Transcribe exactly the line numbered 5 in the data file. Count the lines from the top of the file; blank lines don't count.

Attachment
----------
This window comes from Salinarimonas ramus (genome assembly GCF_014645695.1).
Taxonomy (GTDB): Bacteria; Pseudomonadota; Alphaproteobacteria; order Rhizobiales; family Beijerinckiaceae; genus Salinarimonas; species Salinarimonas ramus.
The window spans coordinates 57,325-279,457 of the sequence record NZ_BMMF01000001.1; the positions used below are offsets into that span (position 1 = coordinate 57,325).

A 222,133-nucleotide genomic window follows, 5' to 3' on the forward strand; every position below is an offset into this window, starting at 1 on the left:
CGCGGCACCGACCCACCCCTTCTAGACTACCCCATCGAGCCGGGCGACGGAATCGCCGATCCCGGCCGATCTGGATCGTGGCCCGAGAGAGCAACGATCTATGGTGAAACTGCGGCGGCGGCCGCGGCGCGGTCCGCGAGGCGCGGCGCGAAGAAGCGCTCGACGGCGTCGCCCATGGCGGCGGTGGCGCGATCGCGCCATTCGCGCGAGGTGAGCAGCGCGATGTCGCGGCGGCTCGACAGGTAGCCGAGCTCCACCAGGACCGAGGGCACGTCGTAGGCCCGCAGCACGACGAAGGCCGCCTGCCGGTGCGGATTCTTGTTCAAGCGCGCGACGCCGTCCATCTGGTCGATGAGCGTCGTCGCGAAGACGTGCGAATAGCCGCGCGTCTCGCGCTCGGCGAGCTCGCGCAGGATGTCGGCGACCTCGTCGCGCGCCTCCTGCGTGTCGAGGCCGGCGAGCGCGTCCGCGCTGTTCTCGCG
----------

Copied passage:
CGCGGCACCGACCCACCCCTTCTAGACTACCCCATCGAGCCGGGCGACGGAATCGCCGATCCCGGCCGATCTGGATCGTGGCCCGAGAGAGCAACGATCTATGGTGAAACTGCGGCGGCGGCCGCGGCGCGGTCCGCGAGGCGCGGCGCGAAGAAGCGCTCGACGGCGTCGCCCATGGCGGCGGTGGCGCGATCGCGCCATTCGCGCGAGGTGAGCAGCGCGATGTCGCGGCGGCTCGACAGGTAGCCGAGCTCCACCAGGACCGAGGGCACGTCGTAGGCCCGCAGCACGACGAAGGCCGCCTGCCGGTGCGGATTCTTGTTCAAGCGCGCGACGCCGTCCATCTGGTCGATGAGCGTCGTCGCGAAGACGTGCGAATAGCCGCGCGTCTCGCGCTCGGCGAGCTCGCGCAGGATGTCGGCGACCTCGTCGCGCGCCTCCTGCGTGTCGAGGCCGGCGAGCGCGTCCGCGCTGTTCTCGCG